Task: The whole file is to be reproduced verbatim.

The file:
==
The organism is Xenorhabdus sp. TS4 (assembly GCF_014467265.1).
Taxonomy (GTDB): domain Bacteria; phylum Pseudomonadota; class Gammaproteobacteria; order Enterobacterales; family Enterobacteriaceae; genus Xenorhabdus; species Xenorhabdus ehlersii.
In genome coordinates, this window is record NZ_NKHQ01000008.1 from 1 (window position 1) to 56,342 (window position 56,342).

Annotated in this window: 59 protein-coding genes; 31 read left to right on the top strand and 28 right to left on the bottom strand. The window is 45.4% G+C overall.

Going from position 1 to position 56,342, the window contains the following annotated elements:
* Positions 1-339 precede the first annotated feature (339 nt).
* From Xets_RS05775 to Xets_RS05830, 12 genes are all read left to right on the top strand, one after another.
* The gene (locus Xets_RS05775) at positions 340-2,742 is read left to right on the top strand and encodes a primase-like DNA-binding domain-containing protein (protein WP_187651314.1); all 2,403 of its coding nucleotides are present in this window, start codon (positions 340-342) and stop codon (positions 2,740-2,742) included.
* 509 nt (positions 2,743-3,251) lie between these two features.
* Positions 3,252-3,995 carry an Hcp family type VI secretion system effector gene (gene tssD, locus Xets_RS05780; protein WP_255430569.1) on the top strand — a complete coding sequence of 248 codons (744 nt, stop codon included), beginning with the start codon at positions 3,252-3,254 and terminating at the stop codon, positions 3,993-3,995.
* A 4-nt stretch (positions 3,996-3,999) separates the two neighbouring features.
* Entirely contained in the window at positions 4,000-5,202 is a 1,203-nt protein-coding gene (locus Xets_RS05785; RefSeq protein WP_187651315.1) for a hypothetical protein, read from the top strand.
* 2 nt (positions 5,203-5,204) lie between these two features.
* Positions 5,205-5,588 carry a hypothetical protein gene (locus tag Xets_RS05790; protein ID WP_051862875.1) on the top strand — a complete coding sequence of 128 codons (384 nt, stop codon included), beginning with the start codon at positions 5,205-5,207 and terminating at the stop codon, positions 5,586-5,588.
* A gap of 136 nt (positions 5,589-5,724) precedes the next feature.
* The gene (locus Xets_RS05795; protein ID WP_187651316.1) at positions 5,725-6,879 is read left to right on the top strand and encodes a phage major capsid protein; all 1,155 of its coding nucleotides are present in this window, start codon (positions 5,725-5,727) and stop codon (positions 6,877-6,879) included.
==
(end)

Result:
The organism is Xenorhabdus sp. TS4 (assembly GCF_014467265.1).
Taxonomy (GTDB): domain Bacteria; phylum Pseudomonadota; class Gammaproteobacteria; order Enterobacterales; family Enterobacteriaceae; genus Xenorhabdus; species Xenorhabdus ehlersii.
In genome coordinates, this window is record NZ_NKHQ01000008.1 from 1 (window position 1) to 56,342 (window position 56,342).

Annotated in this window: 59 protein-coding genes; 31 read left to right on the top strand and 28 right to left on the bottom strand. The window is 45.4% G+C overall.

Going from position 1 to position 56,342, the window contains the following annotated elements:
* Positions 1-339 precede the first annotated feature (339 nt).
* From Xets_RS05775 to Xets_RS05830, 12 genes are all read left to right on the top strand, one after another.
* The gene (locus Xets_RS05775) at positions 340-2,742 is read left to right on the top strand and encodes a primase-like DNA-binding domain-containing protein (protein WP_187651314.1); all 2,403 of its coding nucleotides are present in this window, start codon (positions 340-342) and stop codon (positions 2,740-2,742) included.
* 509 nt (positions 2,743-3,251) lie between these two features.
* Positions 3,252-3,995 carry an Hcp family type VI secretion system effector gene (gene tssD, locus Xets_RS05780; protein WP_255430569.1) on the top strand — a complete coding sequence of 248 codons (744 nt, stop codon included), beginning with the start codon at positions 3,252-3,254 and terminating at the stop codon, positions 3,993-3,995.
* A 4-nt stretch (positions 3,996-3,999) separates the two neighbouring features.
* Entirely contained in the window at positions 4,000-5,202 is a 1,203-nt protein-coding gene (locus Xets_RS05785; RefSeq protein WP_187651315.1) for a hypothetical protein, read from the top strand.
* 2 nt (positions 5,203-5,204) lie between these two features.
* Positions 5,205-5,588 carry a hypothetical protein gene (locus tag Xets_RS05790; protein ID WP_051862875.1) on the top strand — a complete coding sequence of 128 codons (384 nt, stop codon included), beginning with the start codon at positions 5,205-5,207 and terminating at the stop codon, positions 5,586-5,588.
* A gap of 136 nt (positions 5,589-5,724) precedes the next feature.
* The gene (locus Xets_RS05795; protein ID WP_187651316.1) at positions 5,725-6,879 is read left to right on the top strand and encodes a phage major capsid protein; all 1,155 of its coding nucleotides are present in this window, start codon (positions 5,725-5,727) and stop codon (positions 6,877-6,879) included.